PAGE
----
Newborn screening is the most widely-performed genetic testing program in the United States.
Some states store the newborn screening dried blood spots (“Baby DNA”) for research; some even allow blood spots to be sold to researchers. In most cases, this is being done without parental consent.
CCHF’s efforts have included orchestrating the first parent lawsuit filed in the nation against state government storage, use, and dissemination of baby DNA without parental consent. In 2014, CCHF secured a temporary federal law requiring parental consent for use of baby DNA for federally-funded research.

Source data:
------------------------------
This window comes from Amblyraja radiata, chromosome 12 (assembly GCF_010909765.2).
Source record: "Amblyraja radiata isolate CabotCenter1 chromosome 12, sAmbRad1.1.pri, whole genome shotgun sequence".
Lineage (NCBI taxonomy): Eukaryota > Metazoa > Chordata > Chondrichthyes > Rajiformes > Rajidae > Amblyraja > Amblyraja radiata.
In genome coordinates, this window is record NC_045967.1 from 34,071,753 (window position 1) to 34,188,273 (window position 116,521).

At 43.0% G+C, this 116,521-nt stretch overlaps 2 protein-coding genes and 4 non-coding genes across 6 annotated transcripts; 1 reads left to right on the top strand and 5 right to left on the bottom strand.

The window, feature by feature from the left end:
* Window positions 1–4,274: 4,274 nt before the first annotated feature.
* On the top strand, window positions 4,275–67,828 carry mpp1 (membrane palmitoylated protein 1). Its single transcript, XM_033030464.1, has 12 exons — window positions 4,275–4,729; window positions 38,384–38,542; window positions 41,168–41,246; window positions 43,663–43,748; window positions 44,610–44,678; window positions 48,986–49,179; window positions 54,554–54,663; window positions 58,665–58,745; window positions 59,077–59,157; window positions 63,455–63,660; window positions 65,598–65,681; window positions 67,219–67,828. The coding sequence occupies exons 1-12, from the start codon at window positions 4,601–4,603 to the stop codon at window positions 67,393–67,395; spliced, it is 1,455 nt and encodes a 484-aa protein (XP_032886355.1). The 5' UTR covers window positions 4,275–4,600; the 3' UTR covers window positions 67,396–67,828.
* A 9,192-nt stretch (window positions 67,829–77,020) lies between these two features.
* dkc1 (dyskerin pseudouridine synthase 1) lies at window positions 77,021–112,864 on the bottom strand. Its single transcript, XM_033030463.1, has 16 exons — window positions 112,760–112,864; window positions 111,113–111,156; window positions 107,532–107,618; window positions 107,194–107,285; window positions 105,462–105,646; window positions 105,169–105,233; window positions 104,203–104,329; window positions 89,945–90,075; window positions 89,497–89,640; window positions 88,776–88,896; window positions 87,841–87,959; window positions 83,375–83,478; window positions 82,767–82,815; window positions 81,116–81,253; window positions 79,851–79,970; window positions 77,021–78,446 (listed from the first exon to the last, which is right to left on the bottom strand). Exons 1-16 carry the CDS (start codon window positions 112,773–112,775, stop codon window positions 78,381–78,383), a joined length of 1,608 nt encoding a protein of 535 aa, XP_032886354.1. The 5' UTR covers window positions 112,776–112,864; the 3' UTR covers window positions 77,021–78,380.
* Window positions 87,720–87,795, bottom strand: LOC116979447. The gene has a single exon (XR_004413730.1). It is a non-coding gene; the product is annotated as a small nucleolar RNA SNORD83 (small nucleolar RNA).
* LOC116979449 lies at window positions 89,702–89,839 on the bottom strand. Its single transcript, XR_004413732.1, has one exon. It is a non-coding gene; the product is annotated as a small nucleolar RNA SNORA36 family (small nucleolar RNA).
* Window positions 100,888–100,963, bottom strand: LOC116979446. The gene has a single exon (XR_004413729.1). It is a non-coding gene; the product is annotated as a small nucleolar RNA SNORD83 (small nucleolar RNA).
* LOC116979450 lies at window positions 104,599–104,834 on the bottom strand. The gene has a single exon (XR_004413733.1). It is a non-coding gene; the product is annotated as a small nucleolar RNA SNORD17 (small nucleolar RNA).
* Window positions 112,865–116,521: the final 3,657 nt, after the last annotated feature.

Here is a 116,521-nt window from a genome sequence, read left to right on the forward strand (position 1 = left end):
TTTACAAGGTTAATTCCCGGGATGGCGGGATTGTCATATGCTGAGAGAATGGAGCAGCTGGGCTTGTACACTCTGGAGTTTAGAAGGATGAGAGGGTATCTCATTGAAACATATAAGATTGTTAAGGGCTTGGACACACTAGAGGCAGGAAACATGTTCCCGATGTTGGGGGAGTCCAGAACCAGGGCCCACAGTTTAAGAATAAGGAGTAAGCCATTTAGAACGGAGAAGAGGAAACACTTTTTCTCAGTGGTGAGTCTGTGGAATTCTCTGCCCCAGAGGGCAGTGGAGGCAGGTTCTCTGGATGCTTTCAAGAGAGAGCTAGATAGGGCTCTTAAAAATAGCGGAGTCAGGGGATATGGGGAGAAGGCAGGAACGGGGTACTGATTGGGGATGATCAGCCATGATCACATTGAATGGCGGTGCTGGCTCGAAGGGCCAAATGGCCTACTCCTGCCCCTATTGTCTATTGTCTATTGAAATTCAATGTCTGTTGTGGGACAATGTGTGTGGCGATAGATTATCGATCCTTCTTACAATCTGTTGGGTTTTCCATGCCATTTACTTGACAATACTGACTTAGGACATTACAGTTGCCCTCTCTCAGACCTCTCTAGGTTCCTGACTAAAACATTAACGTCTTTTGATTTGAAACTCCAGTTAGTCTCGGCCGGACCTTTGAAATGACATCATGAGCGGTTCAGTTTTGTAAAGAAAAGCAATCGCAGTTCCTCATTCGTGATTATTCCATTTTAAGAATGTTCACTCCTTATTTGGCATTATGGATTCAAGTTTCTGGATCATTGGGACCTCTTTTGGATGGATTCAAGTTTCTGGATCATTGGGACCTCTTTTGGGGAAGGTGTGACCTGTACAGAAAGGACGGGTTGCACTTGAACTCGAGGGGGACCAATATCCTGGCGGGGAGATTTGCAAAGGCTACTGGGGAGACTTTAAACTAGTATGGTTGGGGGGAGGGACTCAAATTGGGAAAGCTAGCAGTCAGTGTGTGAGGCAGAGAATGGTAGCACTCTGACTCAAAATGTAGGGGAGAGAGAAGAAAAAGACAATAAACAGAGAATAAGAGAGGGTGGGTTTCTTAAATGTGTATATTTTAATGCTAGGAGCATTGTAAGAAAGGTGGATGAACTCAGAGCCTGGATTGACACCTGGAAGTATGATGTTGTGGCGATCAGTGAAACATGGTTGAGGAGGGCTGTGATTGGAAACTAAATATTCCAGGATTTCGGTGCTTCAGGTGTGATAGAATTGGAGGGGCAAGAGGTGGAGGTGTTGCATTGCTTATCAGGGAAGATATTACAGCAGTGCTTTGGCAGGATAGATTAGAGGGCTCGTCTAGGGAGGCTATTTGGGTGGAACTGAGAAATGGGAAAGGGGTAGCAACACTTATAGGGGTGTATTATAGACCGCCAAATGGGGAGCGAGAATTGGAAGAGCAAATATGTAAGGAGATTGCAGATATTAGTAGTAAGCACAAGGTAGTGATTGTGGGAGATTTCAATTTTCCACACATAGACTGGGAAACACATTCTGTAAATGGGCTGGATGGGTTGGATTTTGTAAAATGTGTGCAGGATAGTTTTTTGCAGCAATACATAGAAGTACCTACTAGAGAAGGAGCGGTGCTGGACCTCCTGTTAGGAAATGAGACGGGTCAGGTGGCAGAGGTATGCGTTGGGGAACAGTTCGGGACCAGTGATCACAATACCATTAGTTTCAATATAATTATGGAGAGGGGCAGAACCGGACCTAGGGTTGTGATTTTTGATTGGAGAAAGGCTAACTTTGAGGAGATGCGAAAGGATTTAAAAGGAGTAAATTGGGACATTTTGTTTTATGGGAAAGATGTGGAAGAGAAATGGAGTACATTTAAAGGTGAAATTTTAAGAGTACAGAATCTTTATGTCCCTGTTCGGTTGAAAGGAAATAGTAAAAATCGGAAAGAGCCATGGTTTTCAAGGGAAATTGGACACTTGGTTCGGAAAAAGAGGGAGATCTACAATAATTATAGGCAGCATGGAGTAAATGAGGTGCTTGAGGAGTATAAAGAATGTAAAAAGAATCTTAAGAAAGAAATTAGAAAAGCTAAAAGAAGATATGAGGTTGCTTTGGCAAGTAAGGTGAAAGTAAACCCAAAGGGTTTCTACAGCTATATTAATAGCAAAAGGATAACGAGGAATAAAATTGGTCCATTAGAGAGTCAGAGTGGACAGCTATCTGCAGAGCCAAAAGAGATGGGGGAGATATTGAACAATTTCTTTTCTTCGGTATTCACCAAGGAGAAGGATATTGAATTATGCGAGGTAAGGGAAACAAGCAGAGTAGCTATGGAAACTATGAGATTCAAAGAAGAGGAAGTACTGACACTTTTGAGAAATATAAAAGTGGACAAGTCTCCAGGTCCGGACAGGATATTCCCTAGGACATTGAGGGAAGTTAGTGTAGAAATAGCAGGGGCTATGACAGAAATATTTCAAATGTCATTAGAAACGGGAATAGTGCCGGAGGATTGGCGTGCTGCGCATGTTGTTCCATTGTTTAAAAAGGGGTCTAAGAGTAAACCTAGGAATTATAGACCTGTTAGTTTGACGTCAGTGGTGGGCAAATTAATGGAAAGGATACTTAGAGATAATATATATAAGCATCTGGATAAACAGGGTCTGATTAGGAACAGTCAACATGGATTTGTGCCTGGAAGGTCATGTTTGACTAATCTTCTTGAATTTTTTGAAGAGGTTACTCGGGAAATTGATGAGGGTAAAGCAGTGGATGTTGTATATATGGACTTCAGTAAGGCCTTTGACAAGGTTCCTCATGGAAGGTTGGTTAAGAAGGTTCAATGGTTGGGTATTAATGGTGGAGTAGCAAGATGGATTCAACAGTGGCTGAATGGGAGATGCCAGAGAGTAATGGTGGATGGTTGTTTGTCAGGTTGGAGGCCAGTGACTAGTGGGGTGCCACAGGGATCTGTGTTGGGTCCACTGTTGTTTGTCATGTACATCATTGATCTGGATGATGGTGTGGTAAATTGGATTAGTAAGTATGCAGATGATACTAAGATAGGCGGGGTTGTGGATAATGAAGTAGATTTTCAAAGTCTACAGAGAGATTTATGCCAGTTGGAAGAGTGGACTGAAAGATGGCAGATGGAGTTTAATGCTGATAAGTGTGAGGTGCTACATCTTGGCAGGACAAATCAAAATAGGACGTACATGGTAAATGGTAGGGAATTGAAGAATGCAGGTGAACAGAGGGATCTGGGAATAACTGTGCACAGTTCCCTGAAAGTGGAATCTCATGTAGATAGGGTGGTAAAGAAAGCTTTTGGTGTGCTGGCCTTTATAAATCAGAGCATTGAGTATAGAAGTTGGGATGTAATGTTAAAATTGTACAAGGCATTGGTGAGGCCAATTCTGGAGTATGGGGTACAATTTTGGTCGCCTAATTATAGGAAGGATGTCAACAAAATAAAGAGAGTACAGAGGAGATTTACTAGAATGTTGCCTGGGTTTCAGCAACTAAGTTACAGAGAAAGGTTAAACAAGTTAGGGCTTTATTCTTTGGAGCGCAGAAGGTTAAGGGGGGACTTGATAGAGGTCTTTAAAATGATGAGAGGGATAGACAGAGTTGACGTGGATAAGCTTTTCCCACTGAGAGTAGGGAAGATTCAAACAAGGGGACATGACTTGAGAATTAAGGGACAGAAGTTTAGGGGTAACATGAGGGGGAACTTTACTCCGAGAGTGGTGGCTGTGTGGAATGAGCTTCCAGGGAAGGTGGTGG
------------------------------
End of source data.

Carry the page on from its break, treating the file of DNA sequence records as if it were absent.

The effort to secure a permanent federal law continues.
Protecting Baby DNA
CCHF continues to work at federal and state levels to secure parental consent requirements for retention and outside access and use of baby DNA. CCHF continues to work with members of Congress and policymakers in various states in opposition of this intrusive program.
Most parents are not even aware that their baby’s DNA is being warehoused, sold, and researched, which is why it is critical to stay informed. To learn more about this research program, visit itsmydna.com.